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Who speaks for the voiceless?

BY: Kwabena Agyei-Boahene
The way seats are fitted in some mini buses and sprinter vans is not the best
The way seats are fitted in some mini buses and sprinter vans is not the best

In June last year, the Ghana Private Road Transport Union (GPRTU) and the Ghana Road Transport Coordinating Council (GRTCC) announced a 10 per cent increase in transport fares.

The increment was to compensate for the rise in fuel prices at the time.

Traditionally, any time fuel prices are increased substantially in Ghana, transport fares are adjusted to match the increment.

Hurriedly, transport union executives bring out a price list and ask their members and the general public to cooperate for the successful implementation of new tariffs they release.

Unfortunately, there are no proper checks to determine whether the fares published by the GPRTU are correct.

The fares are always released entirely in their own interest.

Vital public utility

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In Ghana, transportation is supposed to be a vital public utility which provides an affordable mobility for the low income segment of the population.

However, this is not the case. It is rather expensive and troubling because it has been left in private hands.

Unfortunately, the government operates only a small fraction of it while a chunk has been left in the hands of private transport operators.

For this reason, the burden of funding public transportation is always shifted on passengers.

There are hardly any low rates for passengers to assess while there are no subsidies for social groups such as students, the elderly and people with disability.

For years, the GPRTU has been able to manipulate the system to their benefit and passengers are exploited whenever fares are increased.

For instance, during the recent increment, a 10 percentage increase in a fare which cost GH¢1.00 resulted in GH¢1.20, while the same percentage increase of a journey which cost GH¢3.00 became GH¢3.50. 

The GPRTU has consistently given several excuses regarding their pricing strategy, but what is beyond dispute is that they do not charge passengers the correct fares.

Factors influencing fares

We do not dispute the fact that before fixing their fares the GPRTU may have considered things such as the mode of transportation, the nature of goods or persons, the nature of the road as well as the origin and destination of the journeys.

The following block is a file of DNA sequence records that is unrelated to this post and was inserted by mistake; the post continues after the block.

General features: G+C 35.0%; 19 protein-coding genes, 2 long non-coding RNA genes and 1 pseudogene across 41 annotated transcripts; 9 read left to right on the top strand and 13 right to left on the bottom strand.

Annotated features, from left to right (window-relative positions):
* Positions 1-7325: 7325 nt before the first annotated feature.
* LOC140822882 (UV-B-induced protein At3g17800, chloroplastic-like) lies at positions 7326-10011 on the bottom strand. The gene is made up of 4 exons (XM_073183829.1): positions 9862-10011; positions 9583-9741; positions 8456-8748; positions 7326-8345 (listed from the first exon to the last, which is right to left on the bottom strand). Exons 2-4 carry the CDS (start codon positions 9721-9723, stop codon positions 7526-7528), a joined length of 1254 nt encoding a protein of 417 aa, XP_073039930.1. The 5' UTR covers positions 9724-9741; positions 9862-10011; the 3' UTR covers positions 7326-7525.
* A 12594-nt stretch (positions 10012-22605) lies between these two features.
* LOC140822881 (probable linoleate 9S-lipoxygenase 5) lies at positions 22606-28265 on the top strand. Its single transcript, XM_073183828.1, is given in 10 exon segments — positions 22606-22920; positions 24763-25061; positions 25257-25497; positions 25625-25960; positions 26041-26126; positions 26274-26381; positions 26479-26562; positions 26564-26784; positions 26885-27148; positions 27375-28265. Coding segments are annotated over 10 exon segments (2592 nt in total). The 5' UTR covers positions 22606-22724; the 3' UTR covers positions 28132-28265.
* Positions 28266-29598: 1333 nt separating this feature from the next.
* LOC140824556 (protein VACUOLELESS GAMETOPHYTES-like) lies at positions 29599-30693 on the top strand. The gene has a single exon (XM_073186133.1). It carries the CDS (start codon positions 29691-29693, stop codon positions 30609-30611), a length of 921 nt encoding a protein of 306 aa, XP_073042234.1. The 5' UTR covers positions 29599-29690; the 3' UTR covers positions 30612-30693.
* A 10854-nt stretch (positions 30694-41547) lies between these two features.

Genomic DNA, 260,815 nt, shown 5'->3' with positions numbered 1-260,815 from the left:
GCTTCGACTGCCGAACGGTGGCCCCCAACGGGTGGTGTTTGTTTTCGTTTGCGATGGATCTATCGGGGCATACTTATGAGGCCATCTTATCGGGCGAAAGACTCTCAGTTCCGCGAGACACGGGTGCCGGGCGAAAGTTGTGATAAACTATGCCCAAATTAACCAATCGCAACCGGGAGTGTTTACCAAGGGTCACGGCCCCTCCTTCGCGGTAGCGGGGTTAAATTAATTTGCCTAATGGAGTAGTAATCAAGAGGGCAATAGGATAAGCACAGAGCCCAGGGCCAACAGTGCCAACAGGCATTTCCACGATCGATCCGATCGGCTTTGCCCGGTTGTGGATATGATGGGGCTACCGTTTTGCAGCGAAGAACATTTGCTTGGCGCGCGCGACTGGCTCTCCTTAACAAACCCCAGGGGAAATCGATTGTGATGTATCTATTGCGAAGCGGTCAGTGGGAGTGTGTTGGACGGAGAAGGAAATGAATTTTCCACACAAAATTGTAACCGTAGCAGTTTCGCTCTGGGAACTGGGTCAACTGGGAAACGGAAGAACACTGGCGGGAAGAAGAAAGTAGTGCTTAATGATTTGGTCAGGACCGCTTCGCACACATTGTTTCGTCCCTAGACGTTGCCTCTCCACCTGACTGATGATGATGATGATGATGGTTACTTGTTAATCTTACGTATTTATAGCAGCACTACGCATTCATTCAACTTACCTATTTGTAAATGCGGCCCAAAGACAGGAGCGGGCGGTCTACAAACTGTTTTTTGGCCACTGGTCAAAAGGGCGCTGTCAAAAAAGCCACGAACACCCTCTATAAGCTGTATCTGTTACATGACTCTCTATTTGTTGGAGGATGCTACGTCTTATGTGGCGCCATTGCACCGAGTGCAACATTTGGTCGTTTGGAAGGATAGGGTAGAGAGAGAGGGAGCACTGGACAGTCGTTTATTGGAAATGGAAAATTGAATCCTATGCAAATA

These notwithstanding, the GPRTU cannot escape blame for its appalling way of charging transport fares in this country.

This system where the GPRTU is always given the freedom to determine its own price must cease henceforth.

The best bet for passengers is to fight for an independent regulator who will fix passenger fares for the transport industry.

This will help ensure fair play for both passengers and transport operators and give passengers the opportunity to enjoy the value of their money.

Another problem that needs serious attention is the seating arrangements in some of the vehicles that are used to convey passengers.

The way seats are fitted in some mini buses and sprinter vans is very annoying. Most often, passengers have to get off vehicles because of the unbearable pain they suffer.

Most of these transport operators have unlawfully increased the seating capacity of their vehicles to the detriment of passengers.

Unfortunately, the Driver and Vehicle Licensing Authority which is supposed to monitor the standards of these vehicles to ensure the safety and well-being of passengers has completely turned a blind eye to this rot.

Defending the poor majority

There is clearly an enormous problem for safety and accountability here.

This is why the government should as a matter of urgency initiate policies that will help defend the poor majority who have no option than to use GPRTU vehicles.

It should remember that there is a serious risk for being silent when a larger group of people in a society is being cheated or treated unfairly.

The vulnerable and poor people in this country continue to suffer while policymakers and people in authority who should have helped streamline things sit back unconcerned.

It is the obligation of the government to evaluate fuel increment and its consequential price increases from the point of view of the poor and vulnerable in society.

Fixing the right transport fares means providing justice for the poor by allowing them to secure their important and deserved rights as citizens.

The injustices passengers have suffered and continue to suffer at the hands of transport operators must not be allowed to remain permanent because they lack moral foundations.

What the government must know is that the call to justice is an obligation and not a choice and there is also no neutrality in matters of justice.

The government must, therefore, do everything within its power to defend the poor voiceless citizens who cannot demonstrate against transport operators or refuse to patronise their vehicles.

It is time high profile people, religious leaders and all those who matter in society acted as voices for the voiceless.

It is the duty of such people to speak against this form of oppression to ensure that people who cannot afford to have their own means of transport are protected.